(Some doc "frameworks", like DITA, slice up the world a little differently: reference, task, concept. I naturally think my division is a little more on-point for the kind of doc we're writing, but it's just one person's opinion.)

Good examples are gold. Bad examples are tedious. One person's good is another person's tedious, but asking the question is the first step: what purpose does this example serve? Examples don't need to be exhaustive like unit tests; examples illustrate, and they show clearly how to do tricky things, but you don't need the combinatoric explosion of all possible arguments and parameter values in the doc. Examples, like doc, should be as concise as possible while still accomplishing the primary purpose.

When writing examples, it's helpful to users if you can attach some meaning - instead of an ML function operating on columns c1, c2, and c3 in table t1, can you imagine a scenario where people would actually use it and mock it up instead? Particularly for long or multi-step examples, it's easier if readers can hook onto some semantic hints, even small ones. This helps with the "wait, which one was c2 again?" backtracking that happens when reading subsequent explanation or steps. Your examples might not be completely realistic, but try for some "realism flavor".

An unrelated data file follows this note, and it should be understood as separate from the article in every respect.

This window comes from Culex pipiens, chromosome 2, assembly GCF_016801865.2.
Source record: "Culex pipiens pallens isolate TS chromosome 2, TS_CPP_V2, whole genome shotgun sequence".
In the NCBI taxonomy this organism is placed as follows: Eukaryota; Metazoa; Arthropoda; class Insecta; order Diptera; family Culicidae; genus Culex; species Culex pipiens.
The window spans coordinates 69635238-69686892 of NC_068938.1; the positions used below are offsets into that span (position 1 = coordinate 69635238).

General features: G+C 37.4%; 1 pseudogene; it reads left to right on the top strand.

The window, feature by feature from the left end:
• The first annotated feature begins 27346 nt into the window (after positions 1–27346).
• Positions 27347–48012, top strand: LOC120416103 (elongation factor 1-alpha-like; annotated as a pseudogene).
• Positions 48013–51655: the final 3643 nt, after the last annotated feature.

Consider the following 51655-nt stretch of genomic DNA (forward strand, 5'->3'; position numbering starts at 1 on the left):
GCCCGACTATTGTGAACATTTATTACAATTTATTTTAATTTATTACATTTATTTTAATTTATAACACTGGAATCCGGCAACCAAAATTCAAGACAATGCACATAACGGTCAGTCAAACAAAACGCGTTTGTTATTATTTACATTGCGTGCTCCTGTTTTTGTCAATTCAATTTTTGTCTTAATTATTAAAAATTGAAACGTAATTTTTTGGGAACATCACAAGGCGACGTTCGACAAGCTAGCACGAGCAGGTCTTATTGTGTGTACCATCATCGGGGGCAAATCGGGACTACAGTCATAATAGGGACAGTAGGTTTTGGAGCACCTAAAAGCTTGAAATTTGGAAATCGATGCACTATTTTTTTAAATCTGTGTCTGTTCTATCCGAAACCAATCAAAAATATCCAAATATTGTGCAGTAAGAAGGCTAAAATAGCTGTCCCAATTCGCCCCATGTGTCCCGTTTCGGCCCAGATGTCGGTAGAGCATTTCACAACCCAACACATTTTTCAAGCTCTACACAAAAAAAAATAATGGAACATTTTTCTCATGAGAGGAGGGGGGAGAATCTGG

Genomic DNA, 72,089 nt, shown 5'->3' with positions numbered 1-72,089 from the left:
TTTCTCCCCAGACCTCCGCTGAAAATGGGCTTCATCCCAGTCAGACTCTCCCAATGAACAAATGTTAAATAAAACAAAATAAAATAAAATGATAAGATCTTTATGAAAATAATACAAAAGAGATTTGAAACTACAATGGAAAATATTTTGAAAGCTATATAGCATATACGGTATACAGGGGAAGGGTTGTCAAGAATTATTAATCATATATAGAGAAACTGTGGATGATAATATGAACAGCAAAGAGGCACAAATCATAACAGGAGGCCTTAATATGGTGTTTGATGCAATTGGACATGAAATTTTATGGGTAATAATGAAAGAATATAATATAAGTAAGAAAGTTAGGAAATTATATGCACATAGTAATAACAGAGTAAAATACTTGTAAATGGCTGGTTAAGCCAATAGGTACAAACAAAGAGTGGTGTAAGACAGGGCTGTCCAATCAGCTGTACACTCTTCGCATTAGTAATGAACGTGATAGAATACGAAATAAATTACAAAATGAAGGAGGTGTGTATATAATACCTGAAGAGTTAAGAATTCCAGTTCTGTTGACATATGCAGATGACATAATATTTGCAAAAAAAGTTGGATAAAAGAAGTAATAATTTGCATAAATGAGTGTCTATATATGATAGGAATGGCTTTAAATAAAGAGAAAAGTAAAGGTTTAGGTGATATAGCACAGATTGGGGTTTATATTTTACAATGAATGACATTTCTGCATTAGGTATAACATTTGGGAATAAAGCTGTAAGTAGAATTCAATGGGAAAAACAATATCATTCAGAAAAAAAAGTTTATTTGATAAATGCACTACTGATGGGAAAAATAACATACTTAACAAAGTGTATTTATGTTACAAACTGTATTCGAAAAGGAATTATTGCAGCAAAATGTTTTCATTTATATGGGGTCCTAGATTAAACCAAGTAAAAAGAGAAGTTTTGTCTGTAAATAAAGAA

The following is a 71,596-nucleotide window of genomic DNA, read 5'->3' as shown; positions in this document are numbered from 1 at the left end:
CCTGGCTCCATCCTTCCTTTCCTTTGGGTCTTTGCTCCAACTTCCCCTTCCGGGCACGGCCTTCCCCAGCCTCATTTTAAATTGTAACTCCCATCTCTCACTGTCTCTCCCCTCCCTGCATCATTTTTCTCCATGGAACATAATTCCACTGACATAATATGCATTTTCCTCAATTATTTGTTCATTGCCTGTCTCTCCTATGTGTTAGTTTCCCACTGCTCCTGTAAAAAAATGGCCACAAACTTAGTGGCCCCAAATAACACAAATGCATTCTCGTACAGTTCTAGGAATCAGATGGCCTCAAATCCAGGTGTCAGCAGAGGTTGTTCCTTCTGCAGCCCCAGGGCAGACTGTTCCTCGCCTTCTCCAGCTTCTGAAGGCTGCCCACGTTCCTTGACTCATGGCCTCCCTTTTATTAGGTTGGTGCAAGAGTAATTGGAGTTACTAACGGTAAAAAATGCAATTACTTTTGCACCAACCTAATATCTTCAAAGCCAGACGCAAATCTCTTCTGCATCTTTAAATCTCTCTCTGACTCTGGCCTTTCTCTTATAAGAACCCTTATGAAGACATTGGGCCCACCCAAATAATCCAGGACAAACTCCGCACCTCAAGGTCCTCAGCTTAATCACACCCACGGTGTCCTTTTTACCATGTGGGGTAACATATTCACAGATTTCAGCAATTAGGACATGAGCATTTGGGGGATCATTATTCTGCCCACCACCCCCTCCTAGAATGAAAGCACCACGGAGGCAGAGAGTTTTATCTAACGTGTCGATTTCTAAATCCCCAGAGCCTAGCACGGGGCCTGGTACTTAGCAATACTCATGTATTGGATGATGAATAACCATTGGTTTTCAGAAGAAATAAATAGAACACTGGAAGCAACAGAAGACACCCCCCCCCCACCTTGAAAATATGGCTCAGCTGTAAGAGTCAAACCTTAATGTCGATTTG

Scrum-master philosophy

I've mentored a few other scrum masters and am writing down some of my so-called sage advice for coworkers. This part isn't specific to our organization, so I'm posting it here and not just behind a corporate VPN.